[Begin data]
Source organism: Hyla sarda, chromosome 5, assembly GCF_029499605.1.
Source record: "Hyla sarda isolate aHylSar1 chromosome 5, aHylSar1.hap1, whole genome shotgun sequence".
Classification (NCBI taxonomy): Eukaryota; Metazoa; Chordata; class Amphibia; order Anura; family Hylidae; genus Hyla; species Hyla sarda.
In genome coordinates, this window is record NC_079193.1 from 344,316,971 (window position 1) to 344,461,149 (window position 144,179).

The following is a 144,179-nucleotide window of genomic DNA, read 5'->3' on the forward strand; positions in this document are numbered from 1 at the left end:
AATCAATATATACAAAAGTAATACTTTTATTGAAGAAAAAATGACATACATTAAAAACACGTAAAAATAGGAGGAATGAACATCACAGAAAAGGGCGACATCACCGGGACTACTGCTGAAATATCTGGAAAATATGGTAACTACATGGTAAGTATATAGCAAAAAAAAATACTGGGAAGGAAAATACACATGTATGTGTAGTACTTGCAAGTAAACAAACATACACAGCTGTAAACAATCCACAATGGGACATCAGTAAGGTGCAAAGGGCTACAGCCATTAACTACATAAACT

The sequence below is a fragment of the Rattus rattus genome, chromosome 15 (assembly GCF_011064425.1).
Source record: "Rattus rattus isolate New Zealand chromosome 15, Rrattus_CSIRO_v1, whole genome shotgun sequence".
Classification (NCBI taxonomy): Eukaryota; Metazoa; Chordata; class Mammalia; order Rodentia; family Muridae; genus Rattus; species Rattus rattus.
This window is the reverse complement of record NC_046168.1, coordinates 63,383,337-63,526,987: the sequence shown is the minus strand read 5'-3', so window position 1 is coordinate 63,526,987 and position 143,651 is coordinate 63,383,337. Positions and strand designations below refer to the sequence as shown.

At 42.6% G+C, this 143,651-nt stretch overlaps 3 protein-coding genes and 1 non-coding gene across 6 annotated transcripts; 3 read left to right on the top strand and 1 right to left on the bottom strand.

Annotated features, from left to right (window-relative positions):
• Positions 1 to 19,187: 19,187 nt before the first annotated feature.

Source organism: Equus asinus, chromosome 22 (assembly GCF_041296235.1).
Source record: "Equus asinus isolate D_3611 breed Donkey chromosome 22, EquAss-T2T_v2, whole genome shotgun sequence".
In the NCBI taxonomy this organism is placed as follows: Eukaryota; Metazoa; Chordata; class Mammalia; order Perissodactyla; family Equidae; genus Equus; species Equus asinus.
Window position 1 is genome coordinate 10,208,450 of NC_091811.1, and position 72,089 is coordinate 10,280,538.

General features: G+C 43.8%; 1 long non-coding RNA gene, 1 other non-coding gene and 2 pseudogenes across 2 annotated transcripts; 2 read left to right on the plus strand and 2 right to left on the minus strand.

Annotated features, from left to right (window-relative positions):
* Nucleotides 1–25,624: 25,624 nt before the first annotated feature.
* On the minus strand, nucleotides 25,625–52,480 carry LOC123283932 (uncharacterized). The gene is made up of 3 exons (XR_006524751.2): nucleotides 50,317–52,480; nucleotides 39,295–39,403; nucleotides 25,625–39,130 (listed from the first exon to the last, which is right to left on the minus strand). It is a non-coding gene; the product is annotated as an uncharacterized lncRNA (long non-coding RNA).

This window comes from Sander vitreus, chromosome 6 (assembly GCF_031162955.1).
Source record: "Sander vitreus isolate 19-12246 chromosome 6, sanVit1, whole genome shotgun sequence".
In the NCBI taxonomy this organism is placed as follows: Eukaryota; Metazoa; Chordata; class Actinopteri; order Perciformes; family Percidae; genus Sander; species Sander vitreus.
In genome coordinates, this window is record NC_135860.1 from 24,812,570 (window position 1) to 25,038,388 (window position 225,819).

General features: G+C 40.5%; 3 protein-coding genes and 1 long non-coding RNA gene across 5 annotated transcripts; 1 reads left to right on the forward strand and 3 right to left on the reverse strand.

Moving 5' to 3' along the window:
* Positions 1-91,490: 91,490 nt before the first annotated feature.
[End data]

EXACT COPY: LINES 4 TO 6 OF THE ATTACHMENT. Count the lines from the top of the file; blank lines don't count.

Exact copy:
In genome coordinates, this window is record NC_079193.1 from 344,316,971 (window position 1) to 344,461,149 (window position 144,179).

The following is a 144,179-nucleotide window of genomic DNA, read 5'->3' on the forward strand; positions in this document are numbered from 1 at the left end:
AATCAATATATACAAAAGTAATACTTTTATTGAAGAAAAAATGACATACATTAAAAACACGTAAAAATAGGAGGAATGAACATCACAGAAAAGGGCGACATCACCGGGACTACTGCTGAAATATCTGGAAAATATGGTAACTACATGGTAAGTATATAGCAAAAAAAAATACTGGGAAGGAAAATACACATGTATGTGTAGTACTTGCAAGTAAACAAACATACACAGCTGTAAACAATCCACAATGGGACATCAGTAAGGTGCAAAGGGCTACAGCCATTAACTACATAAACT